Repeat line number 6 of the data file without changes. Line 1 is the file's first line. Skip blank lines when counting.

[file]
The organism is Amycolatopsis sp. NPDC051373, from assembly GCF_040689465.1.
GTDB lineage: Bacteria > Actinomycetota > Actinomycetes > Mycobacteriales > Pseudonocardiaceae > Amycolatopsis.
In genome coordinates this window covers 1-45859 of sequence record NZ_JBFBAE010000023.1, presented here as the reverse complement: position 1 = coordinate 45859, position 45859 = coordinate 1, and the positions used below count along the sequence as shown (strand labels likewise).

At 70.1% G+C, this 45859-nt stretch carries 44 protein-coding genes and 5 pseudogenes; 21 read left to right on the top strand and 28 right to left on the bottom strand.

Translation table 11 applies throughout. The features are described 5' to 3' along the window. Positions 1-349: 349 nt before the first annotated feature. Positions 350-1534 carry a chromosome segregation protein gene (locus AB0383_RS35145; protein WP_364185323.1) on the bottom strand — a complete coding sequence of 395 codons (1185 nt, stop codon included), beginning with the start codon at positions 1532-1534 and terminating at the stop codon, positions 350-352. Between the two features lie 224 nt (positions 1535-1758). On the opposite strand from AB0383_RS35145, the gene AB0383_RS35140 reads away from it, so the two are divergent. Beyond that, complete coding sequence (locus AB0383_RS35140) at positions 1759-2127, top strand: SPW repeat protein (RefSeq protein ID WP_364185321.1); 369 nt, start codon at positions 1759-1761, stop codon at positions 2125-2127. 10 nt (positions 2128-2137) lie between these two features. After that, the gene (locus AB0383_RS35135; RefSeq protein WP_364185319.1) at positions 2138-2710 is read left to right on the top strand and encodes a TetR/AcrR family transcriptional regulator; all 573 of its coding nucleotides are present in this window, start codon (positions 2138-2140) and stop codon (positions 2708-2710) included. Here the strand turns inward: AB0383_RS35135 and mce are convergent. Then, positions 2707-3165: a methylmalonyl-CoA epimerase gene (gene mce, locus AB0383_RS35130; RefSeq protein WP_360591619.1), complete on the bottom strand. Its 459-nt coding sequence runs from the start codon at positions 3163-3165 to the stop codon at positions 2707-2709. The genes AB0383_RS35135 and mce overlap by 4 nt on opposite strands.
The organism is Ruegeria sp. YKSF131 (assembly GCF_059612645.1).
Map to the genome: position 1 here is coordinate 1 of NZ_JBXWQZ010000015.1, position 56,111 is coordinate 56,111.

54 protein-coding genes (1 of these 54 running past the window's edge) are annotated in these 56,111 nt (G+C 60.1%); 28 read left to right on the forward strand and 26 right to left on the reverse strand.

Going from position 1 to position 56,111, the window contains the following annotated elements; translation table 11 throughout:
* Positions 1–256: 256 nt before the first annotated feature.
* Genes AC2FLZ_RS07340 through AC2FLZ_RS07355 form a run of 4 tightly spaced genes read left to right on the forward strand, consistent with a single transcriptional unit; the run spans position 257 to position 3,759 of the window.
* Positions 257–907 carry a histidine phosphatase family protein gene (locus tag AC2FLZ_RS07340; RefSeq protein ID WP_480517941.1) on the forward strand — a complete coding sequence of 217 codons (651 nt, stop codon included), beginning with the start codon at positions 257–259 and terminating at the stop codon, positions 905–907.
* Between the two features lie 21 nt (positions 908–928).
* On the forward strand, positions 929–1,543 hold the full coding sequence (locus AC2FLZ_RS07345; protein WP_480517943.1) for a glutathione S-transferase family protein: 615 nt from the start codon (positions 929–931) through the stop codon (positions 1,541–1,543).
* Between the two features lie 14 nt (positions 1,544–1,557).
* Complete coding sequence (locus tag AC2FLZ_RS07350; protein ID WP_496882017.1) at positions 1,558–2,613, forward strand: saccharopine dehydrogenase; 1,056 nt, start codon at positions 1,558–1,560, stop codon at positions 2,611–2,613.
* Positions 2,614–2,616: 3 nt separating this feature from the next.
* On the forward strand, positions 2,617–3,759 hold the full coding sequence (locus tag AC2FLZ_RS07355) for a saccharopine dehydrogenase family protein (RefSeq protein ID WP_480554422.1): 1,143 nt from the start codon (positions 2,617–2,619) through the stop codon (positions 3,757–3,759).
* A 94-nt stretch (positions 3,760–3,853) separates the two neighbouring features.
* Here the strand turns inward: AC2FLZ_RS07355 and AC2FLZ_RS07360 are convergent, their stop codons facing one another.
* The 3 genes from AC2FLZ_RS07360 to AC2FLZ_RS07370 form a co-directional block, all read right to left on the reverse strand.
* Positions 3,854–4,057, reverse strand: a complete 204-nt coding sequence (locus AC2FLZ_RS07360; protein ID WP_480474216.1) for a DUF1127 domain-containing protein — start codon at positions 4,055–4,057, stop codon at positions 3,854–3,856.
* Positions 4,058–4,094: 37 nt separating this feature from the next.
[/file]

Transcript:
The organism is Ruegeria sp. YKSF131 (assembly GCF_059612645.1).